By James Pearson
LAS VEGAS, Nev. (Reuters) - Ukraine's top cyber official addressed a room full of security experts at a hackers' convention following a two-day trip from the capital, Kyiv, to a golden casino in Las Vegas.
During his unannounced visit, Victor Zhora, the deputy head of Ukraine's State Special Communications Service, told the so-called Black Hat convention on Wednesday that the number of cyber incidents to have hit Ukraine tripled in the months following Russia’s invasion of his country in late February.
"This is perhaps the biggest challenge since World War Two for the world, and it continues to be completely new in cyberspace," Zhora told an audience at the annual conference.
Ukraine faced a number of "huge incidents" in cyberspace from the end of March to the beginning of April, Zhora said, including the discovery of the "Industroyer2" malware which could manipulate equipment in electrical utilities to control the flow of power.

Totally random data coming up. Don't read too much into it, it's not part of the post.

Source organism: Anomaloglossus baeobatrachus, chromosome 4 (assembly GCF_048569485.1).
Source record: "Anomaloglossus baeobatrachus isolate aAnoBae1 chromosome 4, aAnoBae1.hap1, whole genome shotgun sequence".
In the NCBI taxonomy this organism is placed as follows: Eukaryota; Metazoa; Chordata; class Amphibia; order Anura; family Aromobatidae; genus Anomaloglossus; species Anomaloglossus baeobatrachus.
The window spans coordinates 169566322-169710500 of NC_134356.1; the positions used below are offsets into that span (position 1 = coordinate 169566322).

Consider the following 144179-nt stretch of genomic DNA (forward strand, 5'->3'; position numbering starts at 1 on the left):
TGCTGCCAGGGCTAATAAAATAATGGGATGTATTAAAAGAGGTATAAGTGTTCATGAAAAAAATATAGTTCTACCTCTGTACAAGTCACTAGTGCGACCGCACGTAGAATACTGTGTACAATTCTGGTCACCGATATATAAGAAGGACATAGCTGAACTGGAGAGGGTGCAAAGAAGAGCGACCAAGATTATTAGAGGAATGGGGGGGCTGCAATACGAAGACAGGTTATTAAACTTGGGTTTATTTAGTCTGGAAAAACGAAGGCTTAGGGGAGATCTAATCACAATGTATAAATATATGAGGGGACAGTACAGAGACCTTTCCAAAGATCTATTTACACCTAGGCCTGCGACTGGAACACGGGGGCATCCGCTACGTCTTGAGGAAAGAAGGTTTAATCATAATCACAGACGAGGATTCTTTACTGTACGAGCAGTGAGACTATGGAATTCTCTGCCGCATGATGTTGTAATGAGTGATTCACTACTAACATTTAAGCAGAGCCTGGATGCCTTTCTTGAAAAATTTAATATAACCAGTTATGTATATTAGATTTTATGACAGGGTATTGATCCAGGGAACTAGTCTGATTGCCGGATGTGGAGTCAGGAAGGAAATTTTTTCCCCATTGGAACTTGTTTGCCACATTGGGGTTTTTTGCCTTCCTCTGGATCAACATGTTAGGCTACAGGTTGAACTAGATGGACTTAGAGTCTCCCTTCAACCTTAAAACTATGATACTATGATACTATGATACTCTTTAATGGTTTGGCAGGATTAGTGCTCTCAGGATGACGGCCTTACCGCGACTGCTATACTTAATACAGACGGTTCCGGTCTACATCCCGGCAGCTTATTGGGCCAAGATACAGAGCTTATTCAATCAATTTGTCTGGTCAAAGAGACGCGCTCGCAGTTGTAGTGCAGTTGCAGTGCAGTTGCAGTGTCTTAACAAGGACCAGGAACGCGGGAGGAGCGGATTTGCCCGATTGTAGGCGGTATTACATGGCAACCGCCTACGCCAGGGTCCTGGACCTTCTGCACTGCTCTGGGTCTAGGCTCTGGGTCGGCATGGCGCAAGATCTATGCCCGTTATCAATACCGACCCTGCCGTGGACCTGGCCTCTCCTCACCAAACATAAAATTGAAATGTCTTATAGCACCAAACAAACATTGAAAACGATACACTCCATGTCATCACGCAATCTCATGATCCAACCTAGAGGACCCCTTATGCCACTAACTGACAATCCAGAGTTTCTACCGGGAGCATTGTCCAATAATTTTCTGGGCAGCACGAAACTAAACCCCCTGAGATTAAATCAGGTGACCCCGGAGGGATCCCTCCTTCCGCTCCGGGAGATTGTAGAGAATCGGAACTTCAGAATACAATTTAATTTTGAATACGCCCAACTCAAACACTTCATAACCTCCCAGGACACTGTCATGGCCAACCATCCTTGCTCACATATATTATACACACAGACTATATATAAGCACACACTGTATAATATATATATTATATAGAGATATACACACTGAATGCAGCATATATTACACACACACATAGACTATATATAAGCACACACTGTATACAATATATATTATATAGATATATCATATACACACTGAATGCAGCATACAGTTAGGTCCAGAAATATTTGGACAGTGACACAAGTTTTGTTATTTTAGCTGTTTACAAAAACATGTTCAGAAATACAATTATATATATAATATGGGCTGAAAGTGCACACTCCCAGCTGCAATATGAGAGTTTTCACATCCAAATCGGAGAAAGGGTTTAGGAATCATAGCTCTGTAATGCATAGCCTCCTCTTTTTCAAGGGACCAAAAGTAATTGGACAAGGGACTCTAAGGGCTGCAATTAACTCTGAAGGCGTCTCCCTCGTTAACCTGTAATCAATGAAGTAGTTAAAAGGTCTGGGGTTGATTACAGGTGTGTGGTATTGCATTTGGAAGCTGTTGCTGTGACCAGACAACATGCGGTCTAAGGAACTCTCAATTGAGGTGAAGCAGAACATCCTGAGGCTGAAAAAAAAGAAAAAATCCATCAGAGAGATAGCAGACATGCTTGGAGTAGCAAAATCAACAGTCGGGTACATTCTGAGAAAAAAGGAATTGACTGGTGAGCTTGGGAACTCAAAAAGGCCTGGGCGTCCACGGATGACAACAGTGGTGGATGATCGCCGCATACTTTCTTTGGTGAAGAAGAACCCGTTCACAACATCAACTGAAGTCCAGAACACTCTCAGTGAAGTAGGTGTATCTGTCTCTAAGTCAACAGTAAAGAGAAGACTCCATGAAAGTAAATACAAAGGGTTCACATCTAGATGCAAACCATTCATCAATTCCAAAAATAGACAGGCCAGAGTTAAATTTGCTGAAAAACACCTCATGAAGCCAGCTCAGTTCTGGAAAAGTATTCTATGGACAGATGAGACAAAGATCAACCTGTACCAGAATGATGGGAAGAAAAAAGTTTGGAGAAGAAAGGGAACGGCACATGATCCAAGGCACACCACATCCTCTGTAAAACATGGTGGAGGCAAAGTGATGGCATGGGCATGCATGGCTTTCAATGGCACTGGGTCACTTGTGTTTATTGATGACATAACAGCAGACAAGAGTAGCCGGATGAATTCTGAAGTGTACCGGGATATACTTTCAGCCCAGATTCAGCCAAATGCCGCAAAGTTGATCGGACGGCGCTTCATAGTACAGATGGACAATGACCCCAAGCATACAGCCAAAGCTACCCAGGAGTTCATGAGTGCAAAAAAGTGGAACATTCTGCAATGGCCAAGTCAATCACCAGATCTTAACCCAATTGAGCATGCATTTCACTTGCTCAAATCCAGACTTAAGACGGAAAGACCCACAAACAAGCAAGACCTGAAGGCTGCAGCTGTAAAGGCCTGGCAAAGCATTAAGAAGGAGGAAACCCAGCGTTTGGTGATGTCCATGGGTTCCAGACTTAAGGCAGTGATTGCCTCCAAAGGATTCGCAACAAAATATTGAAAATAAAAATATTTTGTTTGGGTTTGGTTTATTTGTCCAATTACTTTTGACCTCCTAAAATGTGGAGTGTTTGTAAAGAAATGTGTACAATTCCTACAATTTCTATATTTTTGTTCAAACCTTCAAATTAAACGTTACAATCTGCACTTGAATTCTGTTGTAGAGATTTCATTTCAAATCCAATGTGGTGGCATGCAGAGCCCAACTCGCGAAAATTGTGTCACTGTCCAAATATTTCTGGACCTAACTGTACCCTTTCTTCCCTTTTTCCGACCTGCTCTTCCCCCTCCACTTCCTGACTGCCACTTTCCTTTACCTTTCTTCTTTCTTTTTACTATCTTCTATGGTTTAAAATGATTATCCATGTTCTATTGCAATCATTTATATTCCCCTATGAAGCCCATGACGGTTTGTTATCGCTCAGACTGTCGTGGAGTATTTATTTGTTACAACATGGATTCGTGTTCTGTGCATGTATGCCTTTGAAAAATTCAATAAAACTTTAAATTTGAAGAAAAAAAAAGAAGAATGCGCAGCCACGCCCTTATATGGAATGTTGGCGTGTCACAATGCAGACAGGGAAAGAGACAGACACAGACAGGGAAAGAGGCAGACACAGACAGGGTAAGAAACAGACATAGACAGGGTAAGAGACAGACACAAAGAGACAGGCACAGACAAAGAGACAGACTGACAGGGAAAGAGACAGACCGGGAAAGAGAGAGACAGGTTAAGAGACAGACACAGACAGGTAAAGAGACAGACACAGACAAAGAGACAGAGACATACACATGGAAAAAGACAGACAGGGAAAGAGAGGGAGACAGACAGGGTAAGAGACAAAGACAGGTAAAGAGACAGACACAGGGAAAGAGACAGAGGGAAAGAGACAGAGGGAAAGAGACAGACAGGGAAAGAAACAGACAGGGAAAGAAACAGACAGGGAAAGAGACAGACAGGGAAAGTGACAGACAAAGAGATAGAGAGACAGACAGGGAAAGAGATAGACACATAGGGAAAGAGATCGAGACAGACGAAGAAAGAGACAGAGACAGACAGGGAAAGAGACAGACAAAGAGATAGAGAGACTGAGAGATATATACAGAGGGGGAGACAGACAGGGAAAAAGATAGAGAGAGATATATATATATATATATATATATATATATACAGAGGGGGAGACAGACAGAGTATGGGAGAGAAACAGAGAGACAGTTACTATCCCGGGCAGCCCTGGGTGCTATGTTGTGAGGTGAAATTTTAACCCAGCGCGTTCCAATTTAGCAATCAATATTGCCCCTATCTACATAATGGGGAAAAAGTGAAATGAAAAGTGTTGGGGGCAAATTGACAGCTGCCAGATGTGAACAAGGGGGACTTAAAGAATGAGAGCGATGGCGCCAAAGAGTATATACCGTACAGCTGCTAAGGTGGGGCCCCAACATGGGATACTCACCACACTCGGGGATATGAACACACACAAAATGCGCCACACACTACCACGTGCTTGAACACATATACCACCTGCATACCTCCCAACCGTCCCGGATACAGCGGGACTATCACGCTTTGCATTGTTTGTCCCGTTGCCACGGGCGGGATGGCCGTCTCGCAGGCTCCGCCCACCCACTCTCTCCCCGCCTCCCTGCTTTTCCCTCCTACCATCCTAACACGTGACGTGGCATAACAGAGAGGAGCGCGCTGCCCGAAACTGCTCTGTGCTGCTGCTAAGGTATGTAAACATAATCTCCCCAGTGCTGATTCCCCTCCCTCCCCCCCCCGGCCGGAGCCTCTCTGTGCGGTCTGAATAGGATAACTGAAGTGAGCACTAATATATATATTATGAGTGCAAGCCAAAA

Russian hackers also hit Ukraine at the onset of the war though a cyberattack that took down regional satellite internet service.
Since the beginning of the year, Ukraine had detected over 1,600 "major cyber incidents", Zhora said.
Zhora told Reuters in an interview that Microsoft, Amazon and Google had offered pro bono cloud computing services to the Ukrainian government as it moves its data out of the country, away from the destruction wreaked by Russian bombs and missiles.
Some of Ukraine's data archives are being held within data centers across "multiple [European] countries," he added, without elaborating.
Zhora said his trip to Las Vegas took two days. He traveled to neighboring Poland to stay a night before flying to the United States.
Zhora said he would not waste time on the slot machines at the sprawling Mandalay Bay casino, where the Black Hat conference is being held: "It would be inappropriate for me to gamble here while Ukrainian soldiers are defending our land."
(Reporting by James Pearson; additional reporting by Christopher Bing; editing by Grant McCool)